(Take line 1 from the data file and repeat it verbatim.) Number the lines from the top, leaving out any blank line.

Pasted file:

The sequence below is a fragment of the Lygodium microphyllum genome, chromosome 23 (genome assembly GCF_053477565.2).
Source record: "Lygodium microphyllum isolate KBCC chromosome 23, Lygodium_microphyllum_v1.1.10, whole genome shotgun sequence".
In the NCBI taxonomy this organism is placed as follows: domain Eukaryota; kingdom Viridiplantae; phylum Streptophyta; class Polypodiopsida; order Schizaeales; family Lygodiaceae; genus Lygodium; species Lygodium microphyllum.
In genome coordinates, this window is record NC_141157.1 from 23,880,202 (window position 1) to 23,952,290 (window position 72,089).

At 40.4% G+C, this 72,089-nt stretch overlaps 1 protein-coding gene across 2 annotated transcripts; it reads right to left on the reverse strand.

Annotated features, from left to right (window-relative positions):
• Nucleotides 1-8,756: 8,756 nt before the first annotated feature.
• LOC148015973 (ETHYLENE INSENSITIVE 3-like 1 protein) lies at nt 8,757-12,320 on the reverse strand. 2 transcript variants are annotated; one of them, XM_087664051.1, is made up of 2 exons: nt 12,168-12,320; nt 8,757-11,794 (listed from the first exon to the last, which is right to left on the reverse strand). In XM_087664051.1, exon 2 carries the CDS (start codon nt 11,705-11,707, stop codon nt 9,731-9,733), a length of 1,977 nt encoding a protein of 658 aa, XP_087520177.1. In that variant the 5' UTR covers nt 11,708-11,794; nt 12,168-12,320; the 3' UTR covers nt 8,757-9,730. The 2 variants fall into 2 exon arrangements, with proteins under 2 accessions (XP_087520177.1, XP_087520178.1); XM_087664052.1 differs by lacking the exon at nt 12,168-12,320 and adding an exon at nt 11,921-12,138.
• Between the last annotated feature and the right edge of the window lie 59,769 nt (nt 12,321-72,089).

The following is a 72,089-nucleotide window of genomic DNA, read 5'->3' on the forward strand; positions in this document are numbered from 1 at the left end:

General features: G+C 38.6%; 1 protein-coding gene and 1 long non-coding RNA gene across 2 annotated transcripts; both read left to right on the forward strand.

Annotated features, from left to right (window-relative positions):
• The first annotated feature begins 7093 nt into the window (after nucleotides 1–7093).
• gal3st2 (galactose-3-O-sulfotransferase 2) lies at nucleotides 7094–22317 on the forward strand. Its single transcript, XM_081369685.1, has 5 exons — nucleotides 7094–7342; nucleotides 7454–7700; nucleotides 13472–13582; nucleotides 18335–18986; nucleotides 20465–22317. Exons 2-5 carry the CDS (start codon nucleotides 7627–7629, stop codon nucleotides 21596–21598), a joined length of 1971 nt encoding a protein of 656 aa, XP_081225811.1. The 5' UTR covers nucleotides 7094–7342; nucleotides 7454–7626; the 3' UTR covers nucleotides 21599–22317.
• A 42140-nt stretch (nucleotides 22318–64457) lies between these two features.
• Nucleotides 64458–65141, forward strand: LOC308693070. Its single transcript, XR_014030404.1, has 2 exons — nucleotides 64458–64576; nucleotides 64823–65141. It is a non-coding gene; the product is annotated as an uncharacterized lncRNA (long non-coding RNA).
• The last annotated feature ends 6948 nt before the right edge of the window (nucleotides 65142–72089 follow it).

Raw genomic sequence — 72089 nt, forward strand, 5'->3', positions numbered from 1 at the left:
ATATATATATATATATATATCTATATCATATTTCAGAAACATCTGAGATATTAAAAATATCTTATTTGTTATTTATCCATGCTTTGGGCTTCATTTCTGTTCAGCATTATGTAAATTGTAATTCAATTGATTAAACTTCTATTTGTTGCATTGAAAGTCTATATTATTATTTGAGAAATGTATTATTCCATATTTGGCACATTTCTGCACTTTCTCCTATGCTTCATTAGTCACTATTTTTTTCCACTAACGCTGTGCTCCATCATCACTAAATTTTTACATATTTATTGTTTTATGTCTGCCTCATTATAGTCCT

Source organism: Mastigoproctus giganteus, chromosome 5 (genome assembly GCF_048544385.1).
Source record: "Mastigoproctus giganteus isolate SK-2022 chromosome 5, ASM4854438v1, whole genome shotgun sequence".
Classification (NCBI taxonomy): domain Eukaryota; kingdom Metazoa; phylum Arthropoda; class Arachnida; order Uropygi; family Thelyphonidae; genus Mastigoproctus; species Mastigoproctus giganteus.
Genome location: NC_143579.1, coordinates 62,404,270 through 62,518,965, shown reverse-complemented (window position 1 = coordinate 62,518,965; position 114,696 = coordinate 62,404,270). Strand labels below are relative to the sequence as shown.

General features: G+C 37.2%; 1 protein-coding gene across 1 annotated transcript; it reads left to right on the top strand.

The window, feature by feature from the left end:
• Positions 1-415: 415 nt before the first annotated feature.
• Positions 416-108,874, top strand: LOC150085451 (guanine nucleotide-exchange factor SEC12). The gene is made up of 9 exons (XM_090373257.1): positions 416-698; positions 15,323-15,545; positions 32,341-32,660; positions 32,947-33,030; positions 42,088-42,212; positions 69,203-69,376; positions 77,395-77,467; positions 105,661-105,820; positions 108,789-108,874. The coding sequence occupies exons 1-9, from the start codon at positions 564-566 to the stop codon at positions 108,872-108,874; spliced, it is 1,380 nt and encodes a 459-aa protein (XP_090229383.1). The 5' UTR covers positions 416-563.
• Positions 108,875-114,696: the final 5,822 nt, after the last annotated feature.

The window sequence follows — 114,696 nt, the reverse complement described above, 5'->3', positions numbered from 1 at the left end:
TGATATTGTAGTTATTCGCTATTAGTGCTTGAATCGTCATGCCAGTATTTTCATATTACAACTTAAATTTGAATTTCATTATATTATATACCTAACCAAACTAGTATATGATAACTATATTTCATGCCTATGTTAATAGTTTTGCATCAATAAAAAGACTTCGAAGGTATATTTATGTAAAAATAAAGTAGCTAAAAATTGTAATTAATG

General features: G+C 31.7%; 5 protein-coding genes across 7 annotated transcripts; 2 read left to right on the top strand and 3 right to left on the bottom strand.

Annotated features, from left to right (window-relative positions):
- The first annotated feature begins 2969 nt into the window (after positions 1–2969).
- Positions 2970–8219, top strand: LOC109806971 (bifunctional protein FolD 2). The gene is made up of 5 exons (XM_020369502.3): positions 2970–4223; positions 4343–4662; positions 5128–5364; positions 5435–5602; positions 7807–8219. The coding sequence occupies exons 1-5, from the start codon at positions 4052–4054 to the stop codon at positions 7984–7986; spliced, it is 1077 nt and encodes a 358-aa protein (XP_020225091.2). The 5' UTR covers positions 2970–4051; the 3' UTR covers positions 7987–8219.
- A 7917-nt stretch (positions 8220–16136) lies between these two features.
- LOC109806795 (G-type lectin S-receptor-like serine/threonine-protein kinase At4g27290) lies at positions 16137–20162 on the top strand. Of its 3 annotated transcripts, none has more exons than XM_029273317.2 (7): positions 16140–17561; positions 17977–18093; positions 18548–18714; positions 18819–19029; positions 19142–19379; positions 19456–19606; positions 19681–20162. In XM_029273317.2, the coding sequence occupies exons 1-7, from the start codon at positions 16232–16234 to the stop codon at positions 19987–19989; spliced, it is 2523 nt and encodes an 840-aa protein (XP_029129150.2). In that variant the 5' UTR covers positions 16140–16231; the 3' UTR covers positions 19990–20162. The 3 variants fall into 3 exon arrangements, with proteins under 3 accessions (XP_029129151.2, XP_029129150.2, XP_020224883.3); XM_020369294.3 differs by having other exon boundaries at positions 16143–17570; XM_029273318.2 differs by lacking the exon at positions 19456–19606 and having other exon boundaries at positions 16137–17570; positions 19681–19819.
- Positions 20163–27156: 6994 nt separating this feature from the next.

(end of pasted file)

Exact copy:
The sequence below is a fragment of the Lygodium microphyllum genome, chromosome 23 (genome assembly GCF_053477565.2).